Strip of Penny Blacks

How do I know if a stamp is valuable? 

Simon Chandler



Have a stamp collection you're planning to sell, but you're not sure if it’s worth much?


Want to know how valuable your stamps are before you go to an auction house or a private dealer? Or do you just want to make sure the stamp you’re buying is worth the money? 


Valuing a stamp, or even estimating its value, can seem like a daunting task to the less experienced collector. However, there are five basic things you can consider or look at to determine the value of your stamps. 


Identify Your Stamps


First of all, you need to identify your stamp. This all begins by learning which nation or territory issued it. Often, you'll find the name of the nation printed on your stamp. However, if it isn’t printed on the stamp, look for inscriptions, words, letters or numbers on your stamp. Run these through a search engine, which should turn up results that identify your stamp's country of origin. 


Once you know the country of origin, the most precise way of identifying a stamp is to get your hands on a stamp catalogue. For example, Stanley Gibbons publishes a wide range of catalogues, which provide current market prices. 


Evaluate The Centring Of Your Stamps 


As a general rule of thumb, stamps with equal or all-but equal margins are worth more than the stamps that aren't centred well within the white perforation border. Basically, the image or design should be at an equal distance from all four edges of the stamp, while the borders themselves should be clear and of equal width. 


While the effect on price will vary, the difference between good and poor margins can be quite large. For example, imperforate used Penny Reds with four large and even margins can fetch around 30% of catalogue value. By contrast, Penny Reds with only three good margins go for only around 5%, while examples with one or no good margins usually go for around 1%.




Aside from poor centring, imperfections can have a detrimental impact on the value of your stamps. Discoloration, crinkles, creases, stains, and holes all decrease a stamp’s value.


Generally, used stamps are listed by dealers and auction houses according to the following grades:


Superb stamps are of the finest quality with no imperfections or with almost perfect perforations and centring. Such stamps are rare, particularly with older issues. These can be sold for around 60% of catalogue value, or even 70% if they were issued between the Queen Victoria and George V eras..


Very Fine and Fine stamps have barely noticeable imperfections, good to average centring, and light hinge marks. That said, they're less fresh compared to stamps in superb condition.


Good and Average stamps usually have small but noticeable imperfections, such as small creases, areas where there stamp is thinned, faded colours, and heavy hinge marks. Despite this, they’re still in good condition overall, with average used stamps collecting anything between 5% and 20% of catalogue value.


Poor stamps are those with major imperfections. These include noticeable creases, abrasions, stains, and pinholes. Unless we’re talking about extremely rare stamps, they usually aren’t worth selling.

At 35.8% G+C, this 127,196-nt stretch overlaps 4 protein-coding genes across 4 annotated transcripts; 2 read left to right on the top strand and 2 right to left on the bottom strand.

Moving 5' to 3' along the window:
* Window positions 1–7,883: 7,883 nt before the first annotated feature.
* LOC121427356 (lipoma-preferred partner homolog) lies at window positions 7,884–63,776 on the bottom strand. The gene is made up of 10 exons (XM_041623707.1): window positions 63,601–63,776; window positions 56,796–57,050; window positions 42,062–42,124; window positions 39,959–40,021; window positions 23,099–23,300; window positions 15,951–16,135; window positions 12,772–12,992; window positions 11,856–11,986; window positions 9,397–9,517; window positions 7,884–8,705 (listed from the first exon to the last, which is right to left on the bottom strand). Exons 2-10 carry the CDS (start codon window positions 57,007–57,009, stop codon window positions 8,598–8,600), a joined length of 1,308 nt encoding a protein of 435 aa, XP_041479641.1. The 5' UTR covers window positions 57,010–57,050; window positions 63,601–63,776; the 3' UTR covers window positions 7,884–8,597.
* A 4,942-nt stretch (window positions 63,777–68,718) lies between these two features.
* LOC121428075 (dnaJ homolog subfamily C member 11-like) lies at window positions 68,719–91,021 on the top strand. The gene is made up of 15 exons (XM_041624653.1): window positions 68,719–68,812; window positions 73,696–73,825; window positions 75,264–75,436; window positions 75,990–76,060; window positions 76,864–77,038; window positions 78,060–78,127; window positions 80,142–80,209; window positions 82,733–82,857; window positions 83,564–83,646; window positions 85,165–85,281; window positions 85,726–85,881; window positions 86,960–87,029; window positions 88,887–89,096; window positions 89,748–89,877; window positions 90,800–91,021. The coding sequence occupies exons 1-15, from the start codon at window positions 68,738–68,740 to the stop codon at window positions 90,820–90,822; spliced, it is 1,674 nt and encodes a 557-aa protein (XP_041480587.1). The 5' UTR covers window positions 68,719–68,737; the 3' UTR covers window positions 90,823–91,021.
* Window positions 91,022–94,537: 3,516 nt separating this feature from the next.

Gum is another significant factor. This is the glue or adhesive coating you’ll find on the reverse of a stamp. Often the reverse will also have a hinge, which is what collectors use to attach stamps to album pages. Whether removed or not, a hinge will always decrease a stamp’s value.


Unused stamps with perfect gum are graded as mint, and often referred to as mint never hinged (MNH). MNH stamps issued between the Victoria and George V eras can go for 100% of catalogue value, while later MNH stamps can be sold for around 60%.


Stamps which have their original gum damaged by use of stamp hinges are classed as lightly mounted or very lightly mounted. These sell for around 60% or 40%, depending on the era.


Stamps which have lost their original gum are referred to as mint no gum. Older mint stamps with no gum can sell for as much as 25% of catalogue value, but more recent stamps (i.e. George VI and later) will sell for around 5% or 10%.




Stamps that have unusual printing or perforation errors are considered rare. So too are limited-issue stamps that were printed for only a very short time. 


Unsurprisingly, very rare stamps are highly valuable. But confirming the rarity of a stamp often requires expert opinion. At the very least you will need to refer to a recent stamp catalogue. Auction house databases are also useful sources for determining how often a stamp has appeared on the market.


Identity, Centring, Condition, Gum, Rarity


If you can identify your stamp and evaluate its condition, centring, gum and rarity, then you’ll have a good idea of how much it’s worth. Of course, even if you arrive at a reliable figure, you should remember that demand can sometimes fluctuate. So what sold for £1,000 yesterday may not sell for £1,000 today.


But if you don’t want to go down the route of pricing your stamps yourself, you can always try to contact a reputable stamp dealer, who will usually give you an accurate estimate of your collection’s value.